Untold Histories of Bath: From a Barbados Plantation to the Holburne Museum
s the third in a series of Boys in Mind films made with young people in response to Black Lives Matter, Race Equality and the history of Bath – told and untold.
Sexism is prejudice or discrimination based on one’s sex or gender. This film aims to discuss what young men can do to address sexism. We ask the question can a man be a feminist?
Starting a Conversation
Four young students, Eli, Otto, Alex and Carrington talk about how they have been affected by mental health issues, the things that have impacted on them and how just being able to talk to someone can have a huge impact.
Eli - Black Lives Matter
Our latest film – Black Lives Matter – explores the racism and trauma experienced and observed by five young people from the Bath & North East Somerset area . They discuss recent events, in particular the murder of George Floyd, the lasting effects of racism, the importance of the BLM movement and what they feel needs to happen in the future, including in schools and any work environment.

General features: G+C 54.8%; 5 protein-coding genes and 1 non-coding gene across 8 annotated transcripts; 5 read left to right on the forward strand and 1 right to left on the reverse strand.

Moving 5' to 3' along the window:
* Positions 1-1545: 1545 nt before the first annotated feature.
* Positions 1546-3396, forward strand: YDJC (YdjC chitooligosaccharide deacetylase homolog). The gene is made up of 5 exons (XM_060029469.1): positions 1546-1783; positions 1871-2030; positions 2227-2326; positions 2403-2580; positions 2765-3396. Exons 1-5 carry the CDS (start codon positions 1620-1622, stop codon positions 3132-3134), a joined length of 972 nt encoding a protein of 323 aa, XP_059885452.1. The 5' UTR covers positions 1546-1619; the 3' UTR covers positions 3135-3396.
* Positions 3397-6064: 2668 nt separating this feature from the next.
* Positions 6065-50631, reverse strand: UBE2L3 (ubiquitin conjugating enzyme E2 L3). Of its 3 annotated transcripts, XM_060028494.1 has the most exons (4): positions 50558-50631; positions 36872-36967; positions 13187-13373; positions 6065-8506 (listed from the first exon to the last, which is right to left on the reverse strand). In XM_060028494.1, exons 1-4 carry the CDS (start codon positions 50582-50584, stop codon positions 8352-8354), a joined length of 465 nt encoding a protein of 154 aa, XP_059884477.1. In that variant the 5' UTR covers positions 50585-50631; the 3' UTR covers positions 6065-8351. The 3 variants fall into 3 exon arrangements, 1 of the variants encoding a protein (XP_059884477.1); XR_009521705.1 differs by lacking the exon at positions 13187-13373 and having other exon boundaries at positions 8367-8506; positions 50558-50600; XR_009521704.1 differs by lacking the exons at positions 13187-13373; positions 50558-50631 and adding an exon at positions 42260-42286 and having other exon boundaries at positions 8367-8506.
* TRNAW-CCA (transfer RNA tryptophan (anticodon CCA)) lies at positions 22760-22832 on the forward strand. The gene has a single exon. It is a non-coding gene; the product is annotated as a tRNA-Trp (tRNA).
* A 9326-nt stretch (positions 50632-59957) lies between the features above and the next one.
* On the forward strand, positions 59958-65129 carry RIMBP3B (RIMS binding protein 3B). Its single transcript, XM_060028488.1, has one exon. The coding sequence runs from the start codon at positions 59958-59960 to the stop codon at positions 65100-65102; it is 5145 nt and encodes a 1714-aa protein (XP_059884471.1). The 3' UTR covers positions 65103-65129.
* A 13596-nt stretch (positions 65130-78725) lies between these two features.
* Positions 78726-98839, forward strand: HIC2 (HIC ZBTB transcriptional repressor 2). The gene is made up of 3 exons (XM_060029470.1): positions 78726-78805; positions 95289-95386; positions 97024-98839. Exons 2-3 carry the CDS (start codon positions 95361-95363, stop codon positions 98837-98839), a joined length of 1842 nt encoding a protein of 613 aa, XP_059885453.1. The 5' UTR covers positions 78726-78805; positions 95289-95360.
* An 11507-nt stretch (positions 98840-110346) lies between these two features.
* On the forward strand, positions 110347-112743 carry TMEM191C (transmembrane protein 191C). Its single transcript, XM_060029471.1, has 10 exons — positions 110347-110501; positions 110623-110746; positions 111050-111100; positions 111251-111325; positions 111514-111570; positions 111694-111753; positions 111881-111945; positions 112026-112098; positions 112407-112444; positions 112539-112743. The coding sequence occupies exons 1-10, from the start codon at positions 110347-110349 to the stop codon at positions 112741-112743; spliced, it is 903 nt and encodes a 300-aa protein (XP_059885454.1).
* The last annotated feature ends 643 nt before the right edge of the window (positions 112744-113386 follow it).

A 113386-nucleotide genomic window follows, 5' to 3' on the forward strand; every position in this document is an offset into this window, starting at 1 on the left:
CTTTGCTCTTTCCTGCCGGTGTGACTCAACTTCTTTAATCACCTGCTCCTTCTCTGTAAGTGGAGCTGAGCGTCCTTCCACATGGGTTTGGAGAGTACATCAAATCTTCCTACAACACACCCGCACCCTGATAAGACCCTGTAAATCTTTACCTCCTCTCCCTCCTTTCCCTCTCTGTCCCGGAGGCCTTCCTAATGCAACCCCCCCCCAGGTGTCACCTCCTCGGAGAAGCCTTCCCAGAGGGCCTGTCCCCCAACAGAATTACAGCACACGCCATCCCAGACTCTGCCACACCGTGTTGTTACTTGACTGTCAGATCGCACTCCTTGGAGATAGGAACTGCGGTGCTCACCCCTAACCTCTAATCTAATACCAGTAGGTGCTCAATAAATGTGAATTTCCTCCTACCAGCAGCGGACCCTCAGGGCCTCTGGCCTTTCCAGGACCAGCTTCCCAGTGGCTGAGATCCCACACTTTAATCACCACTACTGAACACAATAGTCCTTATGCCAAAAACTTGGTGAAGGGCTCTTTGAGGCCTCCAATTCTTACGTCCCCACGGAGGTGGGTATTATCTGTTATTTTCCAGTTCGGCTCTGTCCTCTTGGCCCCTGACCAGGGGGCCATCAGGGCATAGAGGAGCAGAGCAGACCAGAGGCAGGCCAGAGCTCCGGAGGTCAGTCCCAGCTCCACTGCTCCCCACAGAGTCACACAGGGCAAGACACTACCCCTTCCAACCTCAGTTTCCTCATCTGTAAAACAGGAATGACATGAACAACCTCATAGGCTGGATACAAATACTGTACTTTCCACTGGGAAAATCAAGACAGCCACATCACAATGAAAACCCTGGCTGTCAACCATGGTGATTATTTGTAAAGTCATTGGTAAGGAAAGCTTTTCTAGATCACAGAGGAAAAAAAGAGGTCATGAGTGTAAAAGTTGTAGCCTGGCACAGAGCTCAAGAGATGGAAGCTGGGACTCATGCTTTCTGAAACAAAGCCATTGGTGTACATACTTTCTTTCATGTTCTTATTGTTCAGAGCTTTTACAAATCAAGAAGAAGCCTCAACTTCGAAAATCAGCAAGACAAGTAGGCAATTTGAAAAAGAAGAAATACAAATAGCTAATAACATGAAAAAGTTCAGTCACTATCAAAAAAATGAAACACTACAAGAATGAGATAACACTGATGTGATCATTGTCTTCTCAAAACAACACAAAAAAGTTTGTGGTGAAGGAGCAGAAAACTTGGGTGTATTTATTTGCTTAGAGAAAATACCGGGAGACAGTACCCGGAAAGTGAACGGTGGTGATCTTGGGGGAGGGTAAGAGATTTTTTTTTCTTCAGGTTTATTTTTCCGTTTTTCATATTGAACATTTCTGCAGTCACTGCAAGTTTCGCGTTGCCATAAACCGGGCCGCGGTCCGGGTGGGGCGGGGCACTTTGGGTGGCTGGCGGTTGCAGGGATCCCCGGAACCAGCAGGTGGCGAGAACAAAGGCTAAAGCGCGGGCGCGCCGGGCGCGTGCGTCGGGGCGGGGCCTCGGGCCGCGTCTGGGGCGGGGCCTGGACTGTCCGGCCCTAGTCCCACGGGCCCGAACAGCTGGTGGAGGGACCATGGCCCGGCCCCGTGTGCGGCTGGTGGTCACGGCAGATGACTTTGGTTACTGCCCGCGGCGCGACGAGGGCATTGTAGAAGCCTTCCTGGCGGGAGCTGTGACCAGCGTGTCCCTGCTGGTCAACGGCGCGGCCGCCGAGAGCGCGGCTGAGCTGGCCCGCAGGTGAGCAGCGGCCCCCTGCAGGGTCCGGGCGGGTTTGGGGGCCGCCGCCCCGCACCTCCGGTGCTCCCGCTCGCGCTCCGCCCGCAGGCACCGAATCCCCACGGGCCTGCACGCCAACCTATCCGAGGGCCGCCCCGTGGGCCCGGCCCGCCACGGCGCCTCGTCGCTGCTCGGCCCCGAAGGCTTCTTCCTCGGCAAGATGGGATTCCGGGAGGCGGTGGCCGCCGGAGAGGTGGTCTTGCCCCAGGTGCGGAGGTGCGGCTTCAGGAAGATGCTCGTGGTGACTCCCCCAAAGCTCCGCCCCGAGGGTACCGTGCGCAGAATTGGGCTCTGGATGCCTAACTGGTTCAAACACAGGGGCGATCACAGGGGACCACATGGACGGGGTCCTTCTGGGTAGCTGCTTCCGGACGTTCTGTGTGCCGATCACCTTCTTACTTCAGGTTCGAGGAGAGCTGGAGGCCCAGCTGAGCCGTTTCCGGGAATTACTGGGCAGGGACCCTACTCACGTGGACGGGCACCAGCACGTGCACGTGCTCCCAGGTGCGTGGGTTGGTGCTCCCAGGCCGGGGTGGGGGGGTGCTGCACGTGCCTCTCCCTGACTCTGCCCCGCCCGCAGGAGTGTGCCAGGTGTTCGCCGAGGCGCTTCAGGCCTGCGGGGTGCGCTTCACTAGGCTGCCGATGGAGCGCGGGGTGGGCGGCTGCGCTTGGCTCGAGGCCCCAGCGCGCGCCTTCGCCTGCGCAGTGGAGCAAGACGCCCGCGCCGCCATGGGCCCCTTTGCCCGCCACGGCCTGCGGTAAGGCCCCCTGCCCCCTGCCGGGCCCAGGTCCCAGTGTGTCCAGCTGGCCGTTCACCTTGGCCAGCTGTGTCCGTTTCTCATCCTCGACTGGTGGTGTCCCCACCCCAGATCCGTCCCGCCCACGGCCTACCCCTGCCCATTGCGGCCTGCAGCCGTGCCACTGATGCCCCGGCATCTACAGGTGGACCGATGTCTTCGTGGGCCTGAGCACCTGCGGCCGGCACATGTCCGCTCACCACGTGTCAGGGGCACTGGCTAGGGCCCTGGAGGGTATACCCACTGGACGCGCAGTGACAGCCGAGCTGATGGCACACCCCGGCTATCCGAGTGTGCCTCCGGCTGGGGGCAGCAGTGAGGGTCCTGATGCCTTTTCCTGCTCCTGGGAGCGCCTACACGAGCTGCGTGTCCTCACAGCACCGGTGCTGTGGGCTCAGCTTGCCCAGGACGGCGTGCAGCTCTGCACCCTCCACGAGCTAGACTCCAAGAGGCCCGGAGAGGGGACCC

Otto’s father took his own life when Otto was young and his mum died 5 years later. Through the support of friends, family and professionals he has overcome some really tough times and continues to be a popular and empathetic young man.
Eli talks about the effect on him and his friends when their good friend Charlie took his life in the last year of secondary school.
Finding the courage to speak
Gabe and Alex discuss the difficulty of being able to share their experiences and struggles with others and how talking about them can help.
Henry was diagnosed with Asperger’s syndrome as a teenager. He talks about how he copes and what helps when he’s struggling.
Hamish talks about the importance of getting help from friends and professionals
A headteacher's view
Matt Grosvenor, Headteacher of Paulton Junior School, talks about outdoor play and learning and how it’s helped the school to be rated “Outstanding” by OFSTED
A PSHE lead's view
Jo Chapman, PSHE & Outdoor Learning Lead at Paulton Junior School, talks about the benefits of outdoor play on learning.
Manny & Isaac